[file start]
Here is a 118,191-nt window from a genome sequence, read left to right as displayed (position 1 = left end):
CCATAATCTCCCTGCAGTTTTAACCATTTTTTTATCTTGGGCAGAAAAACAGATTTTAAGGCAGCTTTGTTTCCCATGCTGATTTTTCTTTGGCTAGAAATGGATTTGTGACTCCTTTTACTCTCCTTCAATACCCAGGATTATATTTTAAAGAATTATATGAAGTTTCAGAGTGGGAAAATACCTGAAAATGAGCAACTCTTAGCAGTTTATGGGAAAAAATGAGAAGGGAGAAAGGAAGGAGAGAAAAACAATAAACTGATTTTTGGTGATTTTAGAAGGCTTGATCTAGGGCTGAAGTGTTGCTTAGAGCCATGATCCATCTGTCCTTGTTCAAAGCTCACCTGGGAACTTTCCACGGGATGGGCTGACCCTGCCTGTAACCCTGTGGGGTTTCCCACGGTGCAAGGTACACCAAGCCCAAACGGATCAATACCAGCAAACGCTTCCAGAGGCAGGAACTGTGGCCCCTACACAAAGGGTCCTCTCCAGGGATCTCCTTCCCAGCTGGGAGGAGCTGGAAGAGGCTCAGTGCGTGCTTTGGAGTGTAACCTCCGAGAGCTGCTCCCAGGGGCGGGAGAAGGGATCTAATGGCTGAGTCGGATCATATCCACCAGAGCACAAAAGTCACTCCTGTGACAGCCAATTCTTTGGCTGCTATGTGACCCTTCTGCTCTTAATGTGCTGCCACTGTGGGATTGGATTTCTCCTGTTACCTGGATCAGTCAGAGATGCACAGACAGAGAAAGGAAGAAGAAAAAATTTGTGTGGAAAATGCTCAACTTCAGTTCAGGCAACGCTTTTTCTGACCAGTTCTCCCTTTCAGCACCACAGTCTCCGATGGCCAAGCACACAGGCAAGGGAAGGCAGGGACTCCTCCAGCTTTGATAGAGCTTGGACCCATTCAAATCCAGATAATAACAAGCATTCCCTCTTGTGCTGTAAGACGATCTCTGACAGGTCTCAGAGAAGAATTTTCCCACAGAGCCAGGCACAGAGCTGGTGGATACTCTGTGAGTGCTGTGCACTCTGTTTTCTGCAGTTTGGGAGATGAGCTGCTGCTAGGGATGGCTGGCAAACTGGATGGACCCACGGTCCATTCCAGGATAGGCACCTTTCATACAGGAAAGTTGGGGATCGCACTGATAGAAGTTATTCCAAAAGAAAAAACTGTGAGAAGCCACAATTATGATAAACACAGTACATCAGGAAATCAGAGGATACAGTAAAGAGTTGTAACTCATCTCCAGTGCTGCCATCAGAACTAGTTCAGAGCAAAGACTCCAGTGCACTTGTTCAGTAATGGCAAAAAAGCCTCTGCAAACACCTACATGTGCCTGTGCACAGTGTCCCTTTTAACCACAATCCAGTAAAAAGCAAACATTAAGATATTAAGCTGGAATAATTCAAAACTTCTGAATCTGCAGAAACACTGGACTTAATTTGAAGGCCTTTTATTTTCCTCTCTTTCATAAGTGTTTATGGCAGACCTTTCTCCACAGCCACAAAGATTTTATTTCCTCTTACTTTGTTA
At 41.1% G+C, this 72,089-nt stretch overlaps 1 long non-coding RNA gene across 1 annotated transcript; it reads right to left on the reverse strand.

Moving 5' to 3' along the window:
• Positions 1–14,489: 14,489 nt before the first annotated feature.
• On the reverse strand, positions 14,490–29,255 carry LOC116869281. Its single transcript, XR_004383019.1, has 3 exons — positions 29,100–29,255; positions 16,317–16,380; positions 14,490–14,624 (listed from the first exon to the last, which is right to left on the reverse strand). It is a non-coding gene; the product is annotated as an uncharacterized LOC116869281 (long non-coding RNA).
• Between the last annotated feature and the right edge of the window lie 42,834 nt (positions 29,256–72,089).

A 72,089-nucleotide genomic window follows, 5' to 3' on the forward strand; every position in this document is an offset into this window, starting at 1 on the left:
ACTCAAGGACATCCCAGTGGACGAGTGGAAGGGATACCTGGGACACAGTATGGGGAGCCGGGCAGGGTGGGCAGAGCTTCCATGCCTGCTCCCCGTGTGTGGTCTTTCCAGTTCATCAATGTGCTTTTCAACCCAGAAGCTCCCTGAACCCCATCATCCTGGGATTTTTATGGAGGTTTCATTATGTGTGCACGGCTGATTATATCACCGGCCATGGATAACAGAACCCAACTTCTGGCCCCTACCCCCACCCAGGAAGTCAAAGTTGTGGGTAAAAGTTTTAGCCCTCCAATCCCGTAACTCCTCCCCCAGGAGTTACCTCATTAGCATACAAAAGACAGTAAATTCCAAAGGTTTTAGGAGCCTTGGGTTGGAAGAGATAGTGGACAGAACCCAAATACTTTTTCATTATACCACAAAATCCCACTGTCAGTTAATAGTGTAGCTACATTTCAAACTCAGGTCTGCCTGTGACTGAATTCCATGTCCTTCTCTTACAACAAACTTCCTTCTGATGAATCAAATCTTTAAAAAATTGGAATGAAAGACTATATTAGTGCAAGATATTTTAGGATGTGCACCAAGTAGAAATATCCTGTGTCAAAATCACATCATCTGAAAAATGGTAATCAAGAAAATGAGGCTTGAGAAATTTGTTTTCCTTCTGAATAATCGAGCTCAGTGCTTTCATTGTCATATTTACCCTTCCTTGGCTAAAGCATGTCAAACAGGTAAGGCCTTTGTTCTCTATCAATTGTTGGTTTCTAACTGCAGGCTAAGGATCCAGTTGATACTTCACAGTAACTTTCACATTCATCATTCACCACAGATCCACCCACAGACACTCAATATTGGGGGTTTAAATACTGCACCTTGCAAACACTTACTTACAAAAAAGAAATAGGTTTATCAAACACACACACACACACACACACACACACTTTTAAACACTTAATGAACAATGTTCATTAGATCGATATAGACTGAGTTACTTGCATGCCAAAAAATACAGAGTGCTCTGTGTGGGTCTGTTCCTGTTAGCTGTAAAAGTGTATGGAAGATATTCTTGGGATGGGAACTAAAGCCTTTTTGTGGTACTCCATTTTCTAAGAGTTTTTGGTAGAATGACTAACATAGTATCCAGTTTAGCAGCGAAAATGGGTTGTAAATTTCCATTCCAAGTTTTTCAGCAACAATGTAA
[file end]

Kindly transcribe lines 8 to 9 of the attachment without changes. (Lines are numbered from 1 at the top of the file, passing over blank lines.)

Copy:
A 72,089-nucleotide genomic window follows, 5' to 3' on the forward strand; every position in this document is an offset into this window, starting at 1 on the left:
ACTCAAGGACATCCCAGTGGACGAGTGGAAGGGATACCTGGGACACAGTATGGGGAGCCGGGCAGGGTGGGCAGAGCTTCCATGCCTGCTCCCCGTGTGTGGTCTTTCCAGTTCATCAATGTGCTTTTCAACCCAGAAGCTCCCTGAACCCCATCATCCTGGGATTTTTATGGAGGTTTCATTATGTGTGCACGGCTGATTATATCACCGGCCATGGATAACAGAACCCAACTTCTGGCCCCTACCCCCACCCAGGAAGTCAAAGTTGTGGGTAAAAGTTTTAGCCCTCCAATCCCGTAACTCCTCCCCCAGGAGTTACCTCATTAGCATACAAAAGACAGTAAATTCCAAAGGTTTTAGGAGCCTTGGGTTGGAAGAGATAGTGGACAGAACCCAAATACTTTTTCATTATACCACAAAATCCCACTGTCAGTTAATAGTGTAGCTACATTTCAAACTCAGGTCTGCCTGTGACTGAATTCCATGTCCTTCTCTTACAACAAACTTCCTTCTGATGAATCAAATCTTTAAAAAATTGGAATGAAAGACTATATTAGTGCAAGATATTTTAGGATGTGCACCAAGTAGAAATATCCTGTGTCAAAATCACATCATCTGAAAAATGGTAATCAAGAAAATGAGGCTTGAGAAATTTGTTTTCCTTCTGAATAATCGAGCTCAGTGCTTTCATTGTCATATTTACCCTTCCTTGGCTAAAGCATGTCAAACAGGTAAGGCCTTTGTTCTCTATCAATTGTTGGTTTCTAACTGCAGGCTAAGGATCCAGTTGATACTTCACAGTAACTTTCACATTCATCATTCACCACAGATCCACCCACAGACACTCAATATTGGGGGTTTAAATACTGCACCTTGCAAACACTTACTTACAAAAAAGAAATAGGTTTATCAAACACACACACACACACACACACACACACTTTTAAACACTTAATGAACAATGTTCATTAGATCGATATAGACTGAGTTACTTGCATGCCAAAAAATACAGAGTGCTCTGTGTGGGTCTGTTCCTGTTAGCTGTAAAAGTGTATGGAAGATATTCTTGGGATGGGAACTAAAGCCTTTTTGTGGTACTCCATTTTCTAAGAGTTTTTGGTAGAATGACTAACATAGTATCCAGTTTAGCAGCGAAAATGGGTTGTAAATTTCCATTCCAAGTTTTTCAGCAACAATGTAA